Today, three officials from Italy’s National Institute for Nuclear Physics (INFN) will face trial for overlooking environmental safety regulations at the National Laboratory Gran Sasso. The matter was recently reported by Nature (https://www.nature.com/articles/d41586-019-01552-5).
Prosecutors in nearby Teramo have charged the INFN president Fernando Ferroni, the director of Gran Sasso Laboratory Stefano Ragazzi and the head of the lab’s environmental services Raffaele Adinolfi Falcone with the incorrect functioning of the lab’s environmental safety systems. If found guilty, they will face fines and sentences of up to four years in prison.
The Gran Sasso National Laboratory is one of the world’s largest underground laboratories. It hosts a wide range of experiments on physics; the most part of them is performed by international collaborations. The underground location enables the reduction of cosmic rays’ backgrounds in sensitive experiments on investigation of rare radioactive decays; study of solar, reactor and accelerator neutrinos; search for dark-matter particles.
One of the largest experiments in Gran Sasso, Borexino initially aimed at the study of low energy solar neutrinos and neutrino oscillations. The neutrino detector uses as a target 300 tonnes of pure liquid scintillator (pseudocumole) surrounded by 2200 photomultiplier tubes (PMT). Colliding with the target electron, neutrino partially releases its energy producing a flashlight that is registered by PMT.
Immediately after the start of the data taking, it became clear that the research programme could be greatly extended due to detector characteristics. Experimental data enabled neutrino flux measurement from all reactions from the proton-proton chain in the Sun, provided confirmation of solar pep-reactions (fusion of two protons and an electron), the first measurement of “beryllium” neutrinos and refinement of the “boron” reaction speed from the pp-III channel and other processes.
Nowadays the series of important measurements are being carried out by the Borexino collaboration targeting the observation of solar neutrino from carbon-nitrogen cycle, previously not detected. In accordance with the modern view, carbon-nitrogen cycle dominates the energy production in the stars, which are just 30 % heavier than the Sun. Our conception of the Sun’s composition and, correspondingly, that one of massive stars can be confirmed and defined by neutrino detection. Premature closure of the experiment will surely affect the results.
In 2002, Borexino became the focus of environmental groups’ attention after 50 litres of pseudocumole has been accidentally spilled from auxiliary facilities and then its traces were detected in a nearby river. Ecological impact could have been compared with the spillage of a petrol tank in a car accident, but the incident prompted the Italian government to file complaints to the local prosecutors. Part of the lab was sealed by Teramo court, and therefore, the experiment was suspended for several years. Nature wrote earlier about this long-time episode: (https://www.nature.com/articles/423675b.pdf).
Tensions rose again at the end of 2016, after a lab technician spilled by accident some solvent while doing maintenance on CUPID, another neutrino experiment.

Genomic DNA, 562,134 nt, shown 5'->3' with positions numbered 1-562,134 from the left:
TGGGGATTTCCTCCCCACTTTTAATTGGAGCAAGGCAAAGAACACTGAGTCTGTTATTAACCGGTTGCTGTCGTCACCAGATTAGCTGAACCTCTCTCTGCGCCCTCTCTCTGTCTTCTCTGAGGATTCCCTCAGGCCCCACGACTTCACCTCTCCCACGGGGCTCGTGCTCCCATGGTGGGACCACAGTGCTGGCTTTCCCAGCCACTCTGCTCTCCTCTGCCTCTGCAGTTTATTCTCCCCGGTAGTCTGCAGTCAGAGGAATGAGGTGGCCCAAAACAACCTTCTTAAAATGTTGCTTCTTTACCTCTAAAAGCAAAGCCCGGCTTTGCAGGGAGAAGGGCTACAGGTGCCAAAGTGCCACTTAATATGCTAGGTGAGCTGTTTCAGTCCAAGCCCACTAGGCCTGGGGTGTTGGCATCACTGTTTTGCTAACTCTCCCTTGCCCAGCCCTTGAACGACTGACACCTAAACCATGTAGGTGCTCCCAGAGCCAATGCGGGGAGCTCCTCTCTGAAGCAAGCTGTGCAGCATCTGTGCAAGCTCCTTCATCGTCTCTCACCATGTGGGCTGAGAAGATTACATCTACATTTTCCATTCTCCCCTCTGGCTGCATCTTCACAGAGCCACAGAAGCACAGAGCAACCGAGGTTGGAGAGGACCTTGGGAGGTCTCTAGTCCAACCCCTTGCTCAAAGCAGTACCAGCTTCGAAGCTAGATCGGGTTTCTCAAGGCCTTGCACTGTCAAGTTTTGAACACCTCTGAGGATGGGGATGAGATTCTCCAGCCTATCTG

In May 2017, environmental activists alarmed the public once again, having detected a toxic chemical in the paint used for renovating the highway tunnel. In both cases, tests performed by the local environmental protection agency found the toxic substances in the aqueduct’s waters, although within safety thresholds. Those accidents forced the local prosecutors to appoint experts for an investigation. The investigation found that the lab lacks proper isolation between the experimental areas and the aquifer, as required by Italian environmental regulations, as well as between the lab’s own drainage system and the aqueduct. Without such insulation, the prosecutors argue, a serious accident involving toxic chemicals would threaten the health of the local population. In addition to the three physicists, the court indicted managers of the companies operating the highway and the aqueduct. Recently Gioacchino Ranucci from the National Institute of Nuclear Physics published the Borexino safety record on Nature website on behalf of the Borexino Collaboration.
Borexino project’s safety record.
Contrary to allegations about conditions in our underground laboratory and the threat to local drinking water, Italy’s Borexino Collaboration has worked responsibly with the local community for 27 years to protect safety and well-being.
Our world-class experiment has measured 99% of the processes that power the Sun. The system has been continuously monitored since 2007, and has been certified as safe by independent hazard and operability professionals. The detector is designed to withstand earthquakes with a peak ground acceleration that exceeds maxima so far experienced in the Gran Sasso region. The Borexino laboratory was undamaged by local seismic events in 2009, 2016 and 2017.
The 2002 spill was less than 50 litres owing to internal safeguards. There is no evidence that it polluted the community’s drinking water. Since then, the Italian government has further barricaded and monitored the lab. Borexino’s liquid system is completely enclosed and isolated from water-collection points.
Borexino has been approved since 2004 as fully compliant with European regulations against major accidents involving dangerous substances.
Gioacchino Ranucci (INFN) on behalf of the Borexino Collaboration.
There is nothing left for us but to wait for news from the court.